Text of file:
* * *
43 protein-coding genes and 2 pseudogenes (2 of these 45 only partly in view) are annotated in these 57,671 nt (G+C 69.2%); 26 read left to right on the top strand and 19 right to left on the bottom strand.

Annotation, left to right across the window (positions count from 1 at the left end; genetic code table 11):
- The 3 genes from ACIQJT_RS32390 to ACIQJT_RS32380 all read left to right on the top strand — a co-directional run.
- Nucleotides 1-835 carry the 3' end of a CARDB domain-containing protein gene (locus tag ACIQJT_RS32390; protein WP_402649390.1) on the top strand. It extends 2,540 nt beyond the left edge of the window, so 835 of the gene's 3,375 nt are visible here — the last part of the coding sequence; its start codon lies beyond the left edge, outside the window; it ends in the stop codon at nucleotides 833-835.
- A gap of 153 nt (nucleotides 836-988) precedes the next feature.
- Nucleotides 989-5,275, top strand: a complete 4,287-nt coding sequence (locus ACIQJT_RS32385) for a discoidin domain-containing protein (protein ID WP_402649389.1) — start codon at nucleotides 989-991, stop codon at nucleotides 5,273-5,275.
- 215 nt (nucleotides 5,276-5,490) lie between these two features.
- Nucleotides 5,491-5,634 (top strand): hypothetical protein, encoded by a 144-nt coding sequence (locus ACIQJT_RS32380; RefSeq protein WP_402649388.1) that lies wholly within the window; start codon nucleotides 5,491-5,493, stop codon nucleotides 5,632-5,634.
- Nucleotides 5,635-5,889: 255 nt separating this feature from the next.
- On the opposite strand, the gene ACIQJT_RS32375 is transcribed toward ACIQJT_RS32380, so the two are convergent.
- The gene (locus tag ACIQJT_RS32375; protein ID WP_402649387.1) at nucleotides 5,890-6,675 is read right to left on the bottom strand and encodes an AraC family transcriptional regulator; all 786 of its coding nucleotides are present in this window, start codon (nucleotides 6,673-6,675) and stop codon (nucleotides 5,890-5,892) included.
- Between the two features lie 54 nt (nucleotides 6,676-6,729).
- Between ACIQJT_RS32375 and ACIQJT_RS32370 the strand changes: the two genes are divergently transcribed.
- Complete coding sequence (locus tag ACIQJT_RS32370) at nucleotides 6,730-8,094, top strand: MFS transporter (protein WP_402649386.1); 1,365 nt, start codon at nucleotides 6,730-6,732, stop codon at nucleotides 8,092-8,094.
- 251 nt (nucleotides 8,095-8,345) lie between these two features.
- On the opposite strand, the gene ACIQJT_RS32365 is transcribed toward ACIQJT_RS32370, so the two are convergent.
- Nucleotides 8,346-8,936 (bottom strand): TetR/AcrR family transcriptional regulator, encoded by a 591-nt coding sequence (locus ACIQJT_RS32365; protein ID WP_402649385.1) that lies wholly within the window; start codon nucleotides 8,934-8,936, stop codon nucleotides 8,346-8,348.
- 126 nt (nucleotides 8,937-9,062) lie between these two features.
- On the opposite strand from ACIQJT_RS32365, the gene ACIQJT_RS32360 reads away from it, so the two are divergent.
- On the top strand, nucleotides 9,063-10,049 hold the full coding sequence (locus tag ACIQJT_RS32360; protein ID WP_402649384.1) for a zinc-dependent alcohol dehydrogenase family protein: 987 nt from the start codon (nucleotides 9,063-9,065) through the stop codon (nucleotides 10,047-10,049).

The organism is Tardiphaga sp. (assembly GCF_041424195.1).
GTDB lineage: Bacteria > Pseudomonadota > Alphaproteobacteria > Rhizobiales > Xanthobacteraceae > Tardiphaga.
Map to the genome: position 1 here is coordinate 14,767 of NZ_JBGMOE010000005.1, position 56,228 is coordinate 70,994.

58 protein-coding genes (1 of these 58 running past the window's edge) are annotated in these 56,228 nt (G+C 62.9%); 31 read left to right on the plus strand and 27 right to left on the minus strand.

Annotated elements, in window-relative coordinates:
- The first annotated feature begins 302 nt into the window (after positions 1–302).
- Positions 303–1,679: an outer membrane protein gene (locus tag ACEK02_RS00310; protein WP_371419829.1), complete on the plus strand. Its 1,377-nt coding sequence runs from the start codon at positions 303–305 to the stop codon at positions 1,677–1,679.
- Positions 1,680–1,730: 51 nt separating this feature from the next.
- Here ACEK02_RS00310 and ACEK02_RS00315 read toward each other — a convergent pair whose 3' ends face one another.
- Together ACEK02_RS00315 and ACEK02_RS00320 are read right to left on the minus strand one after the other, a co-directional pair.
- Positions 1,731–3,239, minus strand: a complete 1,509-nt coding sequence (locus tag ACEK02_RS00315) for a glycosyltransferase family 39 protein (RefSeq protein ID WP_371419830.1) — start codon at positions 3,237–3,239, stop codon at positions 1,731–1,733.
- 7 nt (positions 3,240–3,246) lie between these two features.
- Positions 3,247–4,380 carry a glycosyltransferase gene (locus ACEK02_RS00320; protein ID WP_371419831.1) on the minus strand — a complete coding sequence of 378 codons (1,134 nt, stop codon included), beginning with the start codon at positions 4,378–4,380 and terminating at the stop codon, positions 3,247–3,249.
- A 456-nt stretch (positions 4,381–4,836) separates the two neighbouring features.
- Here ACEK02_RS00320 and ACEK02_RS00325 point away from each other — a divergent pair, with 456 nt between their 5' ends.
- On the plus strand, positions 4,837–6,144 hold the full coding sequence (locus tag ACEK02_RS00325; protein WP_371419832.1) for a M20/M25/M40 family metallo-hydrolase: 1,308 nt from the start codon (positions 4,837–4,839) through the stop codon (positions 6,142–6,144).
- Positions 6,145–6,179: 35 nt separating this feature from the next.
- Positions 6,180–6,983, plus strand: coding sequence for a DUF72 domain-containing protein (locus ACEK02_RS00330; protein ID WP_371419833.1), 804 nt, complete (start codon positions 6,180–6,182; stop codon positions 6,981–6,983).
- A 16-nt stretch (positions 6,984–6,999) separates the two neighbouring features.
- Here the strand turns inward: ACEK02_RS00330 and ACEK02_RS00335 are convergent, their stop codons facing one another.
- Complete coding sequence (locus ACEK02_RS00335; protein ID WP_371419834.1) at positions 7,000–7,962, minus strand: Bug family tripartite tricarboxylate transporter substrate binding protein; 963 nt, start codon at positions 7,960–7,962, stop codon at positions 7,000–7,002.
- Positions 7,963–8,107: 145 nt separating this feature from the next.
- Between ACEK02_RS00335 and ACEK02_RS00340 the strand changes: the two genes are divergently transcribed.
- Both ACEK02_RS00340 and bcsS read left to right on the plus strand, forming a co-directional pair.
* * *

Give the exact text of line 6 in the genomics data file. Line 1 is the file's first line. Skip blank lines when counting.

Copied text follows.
- Nucleotides 989-5,275, top strand: a complete 4,287-nt coding sequence (locus ACIQJT_RS32385) for a discoidin domain-containing protein (protein ID WP_402649389.1) — start codon at nucleotides 989-991, stop codon at nucleotides 5,273-5,275.